The beginning of a semester often means the end of active posting, and such was the case during the winter and spring of 2011–though indeed I took the absence of activity to rather absurd lengths–but the semester is now over and so I can again begin to post from time to time. Although much happened in Slovakia and the Czech Republic in the last 4 months: coalition crises and fear of government collapse in both countries, not that much has happened in terms of public opinion (which—since others are much better positioned to handle the day-to-day political dynamic—is the main focus of my posts).
New season, same garden
Almost one year after the election, the polls suggest that elections would return a parliament relatively similar to the one Slovakia has now. There are some shifts in relative proportions, and though these are not overwhelming, they deserve attention. I will begin with the newly “locked-out” cases, then address the newly “locked-in” and finally take a brief look at the long-standing parties in the system (my colleague Tim-Haughton and I have taken to calling these “perennials” to describe their ability to withstand difficulties, as opposed to annuals that die each year and whose “type” survives only by reseeding).
The graphs are in the dashboard: http://www.pozorblog.com/slovakia-public-opinion-dashboard/.
As often happens in Slovakia, electoral periods lock in an equilibrium for a period of time, particularly with reference to the 5% electoral threshold. Parties that fall below the 5% threshold in elections tend to stay below (no party has returned to parliament without a coalition once it has fallen short of the threshold, and KSS is the only example of a party that has entered parliament after previously campaigning and falling short. Indeed with the exception of KSS, SZS in the early 1990’s and HZD for 4 months in the summer of 2004, I can find no party that has even broken received 5% in opinion polls after previously having fallen short). The same phenomenon works in the opposite direction—parties, once elected, tend to stay above the 5% threshold for a time—though the floor is far less stable than the ceiling.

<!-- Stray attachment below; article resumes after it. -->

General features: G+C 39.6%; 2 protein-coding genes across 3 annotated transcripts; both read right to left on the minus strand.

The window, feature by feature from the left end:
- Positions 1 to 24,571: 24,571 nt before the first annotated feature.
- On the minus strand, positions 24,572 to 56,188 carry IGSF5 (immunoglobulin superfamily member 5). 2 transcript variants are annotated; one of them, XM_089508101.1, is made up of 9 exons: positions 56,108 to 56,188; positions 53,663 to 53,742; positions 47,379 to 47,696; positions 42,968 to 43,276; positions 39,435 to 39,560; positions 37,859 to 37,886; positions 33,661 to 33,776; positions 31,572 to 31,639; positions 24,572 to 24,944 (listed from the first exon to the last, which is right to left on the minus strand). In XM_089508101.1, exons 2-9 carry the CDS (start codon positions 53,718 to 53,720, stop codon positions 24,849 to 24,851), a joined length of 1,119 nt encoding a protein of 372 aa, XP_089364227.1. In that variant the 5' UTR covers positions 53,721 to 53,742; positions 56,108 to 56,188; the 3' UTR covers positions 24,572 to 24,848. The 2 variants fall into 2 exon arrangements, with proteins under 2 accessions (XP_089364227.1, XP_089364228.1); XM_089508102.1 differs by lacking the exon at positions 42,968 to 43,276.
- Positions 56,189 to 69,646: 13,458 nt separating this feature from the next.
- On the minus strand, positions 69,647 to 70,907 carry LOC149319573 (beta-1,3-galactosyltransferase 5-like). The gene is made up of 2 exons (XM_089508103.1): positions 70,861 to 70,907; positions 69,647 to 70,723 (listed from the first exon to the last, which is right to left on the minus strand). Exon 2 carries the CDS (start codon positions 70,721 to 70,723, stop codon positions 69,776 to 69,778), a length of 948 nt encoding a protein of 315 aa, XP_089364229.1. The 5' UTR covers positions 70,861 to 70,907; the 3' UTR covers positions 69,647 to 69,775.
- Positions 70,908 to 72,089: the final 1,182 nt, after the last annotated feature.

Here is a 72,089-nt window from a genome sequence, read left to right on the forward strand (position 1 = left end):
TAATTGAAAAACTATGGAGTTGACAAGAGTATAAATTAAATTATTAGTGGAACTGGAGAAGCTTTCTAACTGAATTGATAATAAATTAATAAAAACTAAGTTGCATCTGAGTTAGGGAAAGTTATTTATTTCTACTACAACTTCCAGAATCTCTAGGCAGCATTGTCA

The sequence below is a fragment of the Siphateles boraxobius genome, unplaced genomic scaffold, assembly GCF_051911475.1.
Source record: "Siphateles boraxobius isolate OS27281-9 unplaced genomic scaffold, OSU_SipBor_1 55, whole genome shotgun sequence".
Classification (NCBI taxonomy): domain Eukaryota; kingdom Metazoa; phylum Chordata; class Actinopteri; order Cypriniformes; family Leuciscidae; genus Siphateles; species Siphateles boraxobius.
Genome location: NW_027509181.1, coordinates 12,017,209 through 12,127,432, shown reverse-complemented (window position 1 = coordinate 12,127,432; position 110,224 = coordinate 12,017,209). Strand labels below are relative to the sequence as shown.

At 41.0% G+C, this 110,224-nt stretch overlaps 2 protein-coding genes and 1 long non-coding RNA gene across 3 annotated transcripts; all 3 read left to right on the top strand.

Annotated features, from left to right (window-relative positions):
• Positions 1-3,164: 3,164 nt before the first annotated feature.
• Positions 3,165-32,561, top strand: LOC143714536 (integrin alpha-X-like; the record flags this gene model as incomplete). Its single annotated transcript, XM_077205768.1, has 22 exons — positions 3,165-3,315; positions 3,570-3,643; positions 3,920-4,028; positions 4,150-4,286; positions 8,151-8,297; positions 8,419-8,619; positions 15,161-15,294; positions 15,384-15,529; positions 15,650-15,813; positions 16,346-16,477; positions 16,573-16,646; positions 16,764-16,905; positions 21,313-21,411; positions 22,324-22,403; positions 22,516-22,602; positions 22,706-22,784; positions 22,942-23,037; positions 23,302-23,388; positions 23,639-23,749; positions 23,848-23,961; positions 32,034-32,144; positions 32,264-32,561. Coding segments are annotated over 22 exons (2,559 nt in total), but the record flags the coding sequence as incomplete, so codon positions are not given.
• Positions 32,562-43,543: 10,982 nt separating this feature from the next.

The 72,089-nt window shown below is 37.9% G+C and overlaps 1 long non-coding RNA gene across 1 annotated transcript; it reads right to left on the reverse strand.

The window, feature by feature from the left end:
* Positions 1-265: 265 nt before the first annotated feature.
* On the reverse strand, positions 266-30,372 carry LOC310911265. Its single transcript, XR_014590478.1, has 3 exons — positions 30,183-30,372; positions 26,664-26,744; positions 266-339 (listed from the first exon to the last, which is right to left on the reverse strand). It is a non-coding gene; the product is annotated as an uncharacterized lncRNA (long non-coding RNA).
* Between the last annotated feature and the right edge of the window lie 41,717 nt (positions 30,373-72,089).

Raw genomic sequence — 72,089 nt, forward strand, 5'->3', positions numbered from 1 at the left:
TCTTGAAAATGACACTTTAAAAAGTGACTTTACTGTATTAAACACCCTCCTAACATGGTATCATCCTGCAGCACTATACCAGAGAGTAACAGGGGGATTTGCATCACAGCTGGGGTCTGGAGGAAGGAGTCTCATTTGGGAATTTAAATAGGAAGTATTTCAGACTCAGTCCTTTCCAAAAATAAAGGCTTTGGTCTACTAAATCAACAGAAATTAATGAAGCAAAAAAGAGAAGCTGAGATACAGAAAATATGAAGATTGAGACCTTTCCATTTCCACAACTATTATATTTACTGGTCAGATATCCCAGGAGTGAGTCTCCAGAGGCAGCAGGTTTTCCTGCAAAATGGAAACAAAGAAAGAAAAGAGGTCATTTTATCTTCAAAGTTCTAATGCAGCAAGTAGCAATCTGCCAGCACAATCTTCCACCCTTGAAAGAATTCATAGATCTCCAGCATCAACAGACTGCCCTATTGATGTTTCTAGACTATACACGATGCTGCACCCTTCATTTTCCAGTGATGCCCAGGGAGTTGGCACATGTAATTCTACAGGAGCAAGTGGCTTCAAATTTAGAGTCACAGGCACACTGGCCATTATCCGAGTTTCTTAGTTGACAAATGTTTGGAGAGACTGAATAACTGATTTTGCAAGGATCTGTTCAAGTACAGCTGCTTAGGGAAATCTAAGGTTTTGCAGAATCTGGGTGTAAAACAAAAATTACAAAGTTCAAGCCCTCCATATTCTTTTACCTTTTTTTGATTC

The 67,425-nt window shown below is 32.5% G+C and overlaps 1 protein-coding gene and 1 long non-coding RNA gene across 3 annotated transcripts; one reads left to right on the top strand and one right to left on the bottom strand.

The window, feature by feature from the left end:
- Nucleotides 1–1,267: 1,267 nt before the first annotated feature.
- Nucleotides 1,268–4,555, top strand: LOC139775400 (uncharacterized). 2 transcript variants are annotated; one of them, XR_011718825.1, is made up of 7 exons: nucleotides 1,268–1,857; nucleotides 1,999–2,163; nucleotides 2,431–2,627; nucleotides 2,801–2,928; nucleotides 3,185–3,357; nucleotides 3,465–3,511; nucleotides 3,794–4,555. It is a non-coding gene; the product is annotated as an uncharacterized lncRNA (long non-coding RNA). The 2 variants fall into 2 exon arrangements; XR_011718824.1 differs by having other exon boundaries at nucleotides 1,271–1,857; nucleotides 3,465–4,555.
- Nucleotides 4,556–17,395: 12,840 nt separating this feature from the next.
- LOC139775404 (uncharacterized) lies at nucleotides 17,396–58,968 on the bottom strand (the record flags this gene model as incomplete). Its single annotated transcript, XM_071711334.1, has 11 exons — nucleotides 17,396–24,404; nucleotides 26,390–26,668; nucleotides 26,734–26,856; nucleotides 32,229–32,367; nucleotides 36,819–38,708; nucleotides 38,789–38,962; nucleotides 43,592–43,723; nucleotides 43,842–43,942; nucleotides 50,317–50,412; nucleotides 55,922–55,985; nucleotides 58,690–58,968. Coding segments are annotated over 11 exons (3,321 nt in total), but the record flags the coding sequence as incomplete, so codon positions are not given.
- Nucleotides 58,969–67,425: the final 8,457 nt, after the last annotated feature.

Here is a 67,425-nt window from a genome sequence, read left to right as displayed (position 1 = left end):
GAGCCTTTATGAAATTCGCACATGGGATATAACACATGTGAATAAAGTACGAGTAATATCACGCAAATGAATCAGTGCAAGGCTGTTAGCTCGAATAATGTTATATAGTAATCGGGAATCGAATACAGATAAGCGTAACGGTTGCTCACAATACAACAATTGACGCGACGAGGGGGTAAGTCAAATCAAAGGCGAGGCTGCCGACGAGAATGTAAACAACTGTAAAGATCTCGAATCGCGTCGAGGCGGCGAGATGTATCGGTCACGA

Perennials in decline.
Two parties fell below the threshold in 2010 and show no sighs of being able to return at any time in the near future:
HZDS has maintained its steady decline after the election. In some polls it now is no longer even listed. This is remarkable feat for a party that once won a near majority of parliamentary seats—sustained, gradual decline over 7 election periods. It is a testament both to the ability of its party leader to hold the party together and to what happens when there is only a party leader to hold a party together.
SMK is a fascinating case. The party that dominated the Hungarian electorate for 10 years (and 10 years previously as an electoral coalition) has fallen to extremely low levels, suggesting an overall shift to Most-Hid. Of course it doesn’t hurt that Most-Hid is run by the leader who led SMK during its dominant period and so in many ways this is merely a reshuffling of the same cards.
Annuals in bloom, but for how long?
The long-term exclusion of sagging older parties is far more likely than the long-term success of at least some new ones. The asymmetry appears to affect SaS more than Most-Hid.